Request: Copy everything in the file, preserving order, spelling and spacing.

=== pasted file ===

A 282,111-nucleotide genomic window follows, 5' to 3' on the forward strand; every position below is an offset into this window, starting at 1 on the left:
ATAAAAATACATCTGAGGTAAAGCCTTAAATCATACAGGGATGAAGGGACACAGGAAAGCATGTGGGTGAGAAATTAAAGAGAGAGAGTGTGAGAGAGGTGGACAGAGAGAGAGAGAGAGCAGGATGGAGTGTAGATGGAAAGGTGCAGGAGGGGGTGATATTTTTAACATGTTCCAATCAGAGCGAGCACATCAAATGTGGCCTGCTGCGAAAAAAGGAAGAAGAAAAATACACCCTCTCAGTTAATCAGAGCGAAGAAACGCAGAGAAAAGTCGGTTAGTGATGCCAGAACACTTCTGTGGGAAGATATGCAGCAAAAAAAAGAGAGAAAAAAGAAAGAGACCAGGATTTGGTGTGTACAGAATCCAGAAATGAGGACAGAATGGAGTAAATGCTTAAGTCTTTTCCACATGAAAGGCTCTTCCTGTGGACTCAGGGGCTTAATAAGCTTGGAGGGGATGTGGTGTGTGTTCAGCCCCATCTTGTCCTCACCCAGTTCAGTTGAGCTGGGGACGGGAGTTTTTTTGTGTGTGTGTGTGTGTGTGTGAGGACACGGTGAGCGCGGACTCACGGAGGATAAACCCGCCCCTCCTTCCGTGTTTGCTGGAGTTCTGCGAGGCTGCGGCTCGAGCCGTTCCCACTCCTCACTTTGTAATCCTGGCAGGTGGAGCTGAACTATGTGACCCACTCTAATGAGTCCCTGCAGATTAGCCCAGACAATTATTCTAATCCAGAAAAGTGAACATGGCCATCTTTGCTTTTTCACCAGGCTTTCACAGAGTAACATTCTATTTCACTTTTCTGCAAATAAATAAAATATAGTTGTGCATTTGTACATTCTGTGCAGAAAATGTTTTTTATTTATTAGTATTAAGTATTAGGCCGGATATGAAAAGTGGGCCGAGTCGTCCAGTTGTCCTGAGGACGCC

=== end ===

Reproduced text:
A 282,111-nucleotide genomic window follows, 5' to 3' on the forward strand; every position below is an offset into this window, starting at 1 on the left:
ATAAAAATACATCTGAGGTAAAGCCTTAAATCATACAGGGATGAAGGGACACAGGAAAGCATGTGGGTGAGAAATTAAAGAGAGAGAGTGTGAGAGAGGTGGACAGAGAGAGAGAGAGAGCAGGATGGAGTGTAGATGGAAAGGTGCAGGAGGGGGTGATATTTTTAACATGTTCCAATCAGAGCGAGCACATCAAATGTGGCCTGCTGCGAAAAAAGGAAGAAGAAAAATACACCCTCTCAGTTAATCAGAGCGAAGAAACGCAGAGAAAAGTCGGTTAGTGATGCCAGAACACTTCTGTGGGAAGATATGCAGCAAAAAAAAGAGAGAAAAAAGAAAGAGACCAGGATTTGGTGTGTACAGAATCCAGAAATGAGGACAGAATGGAGTAAATGCTTAAGTCTTTTCCACATGAAAGGCTCTTCCTGTGGACTCAGGGGCTTAATAAGCTTGGAGGGGATGTGGTGTGTGTTCAGCCCCATCTTGTCCTCACCCAGTTCAGTTGAGCTGGGGACGGGAGTTTTTTTGTGTGTGTGTGTGTGTGTGTGAGGACACGGTGAGCGCGGACTCACGGAGGATAAACCCGCCCCTCCTTCCGTGTTTGCTGGAGTTCTGCGAGGCTGCGGCTCGAGCCGTTCCCACTCCTCACTTTGTAATCCTGGCAGGTGGAGCTGAACTATGTGACCCACTCTAATGAGTCCCTGCAGATTAGCCCAGACAATTATTCTAATCCAGAAAAGTGAACATGGCCATCTTTGCTTTTTCACCAGGCTTTCACAGAGTAACATTCTATTTCACTTTTCTGCAAATAAATAAAATATAGTTGTGCATTTGTACATTCTGTGCAGAAAATGTTTTTTATTTATTAGTATTAAGTATTAGGCCGGATATGAAAAGTGGGCCGAGTCGTCCAGTTGTCCTGAGGACGCC